A U.S. appeals panel on Thursday upheld the constitutionality of a federal law that grants immunity to telecommunications companies that assist the U.S. government in conducting surveillance of American citizens.
However, the 9th U.S. Circuit Court of Appeals also revived a separate lawsuit against the government over its surveillance activities.
Several lawsuits filed in the wake of revelations about warrantless wiretapping alleged that telecom companies provided authorities with direct access to nearly all communications passing through their domestic facilities.
Besides the government itself, defendants included AT&T , Sprint Nextel and Verizon Communications Inc.
In 2008, Congress granted telecoms immunity for cooperating with the government’s intelligence-gathering activities. A district judge in San Francisco upheld the law as constitutional, and dismissed the claims against the companies.
In a ruling on Thursday, a unanimous three-judge panel of the 9th Circuit agreed. The appeals court covers nine Western U.S. states.
Cindy Cohn, legal director for the Electronic Frontier Foundation, a leading plaintiff in both cases, said they had not yet decided whether to appeal the telecom ruling.
“It’s not the case that only one person should protect your privacy, both the government and the provider owe you a duty to protect your privacy,” Cohn said.
A spokesman for the U.S. Department of Justice, which defended the immunity provision, declined to comment, as did a Verizon spokesman. Representatives from AT&T and Sprint did not respond to a request for comment.
Judge Margaret McKeown of the 9th Circuit rejected the argument that immunity closes the courts to the plaintiffs. Only the telecommunications companies are covered, she wrote, not the government.
“The federal courts remain a forum to consider the constitutionality of the wiretapping scheme and other claims,” she wrote.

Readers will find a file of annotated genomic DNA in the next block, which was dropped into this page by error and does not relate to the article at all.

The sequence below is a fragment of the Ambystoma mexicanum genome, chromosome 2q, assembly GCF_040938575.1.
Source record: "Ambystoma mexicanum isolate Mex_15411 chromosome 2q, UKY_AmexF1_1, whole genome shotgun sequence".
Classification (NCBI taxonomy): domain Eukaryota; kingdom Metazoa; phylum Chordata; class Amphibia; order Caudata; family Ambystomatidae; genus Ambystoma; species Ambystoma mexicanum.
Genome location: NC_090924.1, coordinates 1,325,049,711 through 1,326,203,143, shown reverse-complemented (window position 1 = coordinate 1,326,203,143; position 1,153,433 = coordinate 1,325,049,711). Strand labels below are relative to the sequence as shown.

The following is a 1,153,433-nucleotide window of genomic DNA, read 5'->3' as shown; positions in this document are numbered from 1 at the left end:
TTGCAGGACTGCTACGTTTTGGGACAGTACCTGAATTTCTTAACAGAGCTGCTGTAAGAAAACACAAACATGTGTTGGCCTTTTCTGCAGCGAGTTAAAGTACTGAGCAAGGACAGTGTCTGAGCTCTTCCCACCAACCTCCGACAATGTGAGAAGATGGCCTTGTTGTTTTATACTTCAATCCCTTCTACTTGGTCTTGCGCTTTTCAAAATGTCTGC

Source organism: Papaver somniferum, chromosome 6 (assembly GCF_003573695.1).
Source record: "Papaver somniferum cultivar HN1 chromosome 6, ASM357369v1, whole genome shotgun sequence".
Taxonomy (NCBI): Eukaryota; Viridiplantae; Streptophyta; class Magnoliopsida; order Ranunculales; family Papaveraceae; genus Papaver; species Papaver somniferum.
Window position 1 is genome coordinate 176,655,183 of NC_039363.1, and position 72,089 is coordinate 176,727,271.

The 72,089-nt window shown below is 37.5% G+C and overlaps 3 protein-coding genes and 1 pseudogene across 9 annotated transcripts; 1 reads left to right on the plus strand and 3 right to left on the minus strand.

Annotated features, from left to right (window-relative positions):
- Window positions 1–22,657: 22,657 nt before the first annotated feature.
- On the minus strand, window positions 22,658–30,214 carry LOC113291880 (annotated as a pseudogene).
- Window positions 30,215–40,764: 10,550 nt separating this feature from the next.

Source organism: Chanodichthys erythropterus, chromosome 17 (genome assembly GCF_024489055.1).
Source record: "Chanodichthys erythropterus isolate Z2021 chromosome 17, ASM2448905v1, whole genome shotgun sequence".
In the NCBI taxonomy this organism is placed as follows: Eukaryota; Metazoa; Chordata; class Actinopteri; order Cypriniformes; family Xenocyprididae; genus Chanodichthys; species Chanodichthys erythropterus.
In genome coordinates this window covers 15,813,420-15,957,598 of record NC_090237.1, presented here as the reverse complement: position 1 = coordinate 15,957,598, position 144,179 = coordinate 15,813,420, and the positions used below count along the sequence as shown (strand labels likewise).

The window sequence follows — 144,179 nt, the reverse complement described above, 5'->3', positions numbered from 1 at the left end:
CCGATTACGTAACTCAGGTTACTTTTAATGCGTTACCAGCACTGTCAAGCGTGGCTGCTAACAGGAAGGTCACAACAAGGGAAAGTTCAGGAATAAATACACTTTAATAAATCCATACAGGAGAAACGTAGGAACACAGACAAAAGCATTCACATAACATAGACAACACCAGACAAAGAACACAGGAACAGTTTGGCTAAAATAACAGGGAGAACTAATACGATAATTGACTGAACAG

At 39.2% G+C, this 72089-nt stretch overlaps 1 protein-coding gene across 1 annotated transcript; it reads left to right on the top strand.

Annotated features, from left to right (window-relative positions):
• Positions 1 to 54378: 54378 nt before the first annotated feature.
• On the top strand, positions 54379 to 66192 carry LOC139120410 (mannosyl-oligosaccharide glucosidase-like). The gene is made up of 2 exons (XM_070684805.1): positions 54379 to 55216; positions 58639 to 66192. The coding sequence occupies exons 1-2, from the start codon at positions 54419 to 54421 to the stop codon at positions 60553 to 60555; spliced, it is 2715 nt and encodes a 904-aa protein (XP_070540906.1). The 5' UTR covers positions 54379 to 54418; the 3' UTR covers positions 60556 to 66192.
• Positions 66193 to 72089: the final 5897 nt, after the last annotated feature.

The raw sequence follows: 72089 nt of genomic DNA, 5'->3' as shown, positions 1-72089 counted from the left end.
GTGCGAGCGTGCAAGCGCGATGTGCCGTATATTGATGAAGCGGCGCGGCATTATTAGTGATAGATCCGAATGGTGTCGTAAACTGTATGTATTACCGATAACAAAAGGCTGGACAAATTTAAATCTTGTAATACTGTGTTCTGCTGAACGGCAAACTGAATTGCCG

In a separate ruling, the 9th Circuit on Thursday allowed a separate case against the government to proceed, in which plaintiffs allege a communications dragnet of ordinary citizens.
That lawsuit claims the National Security Agency diverted Internet traffic into secure rooms in AT&T facilities across the country. The proposed class action alleges “an unprecedented suspicionless general search” throughout the communications network.
The 9th Circuit reversed a lower court and ruled that the plaintiffs have legal standing to pursue the case. If the government does not appeal, then the litigation would return to a California federal court, where the Justice Department could argue that the case should be dismissed on state secrets grounds.
Cohn said it has been nearly six years since warrantless wiretapping was revealed. “I think the American people deserve a little faster justice than that,” she said.
The telecom immunity case in the 9th Circuit is In re: National Security Agency Telecommunications Records Litigation, 09-16676.
The dragnet case in the 9th Circuit is Carolyn Jewel, Tash Hepting, Gregory Hicks, Erik Knutzen and Joice Walton on behalf of themselves and all others similarly situated v. National Security Agency et al., 10-15616.
(Reporting by Dan Levine; Editing by Mark Porter, Steve Orlofsky, Phil Berlowitz)
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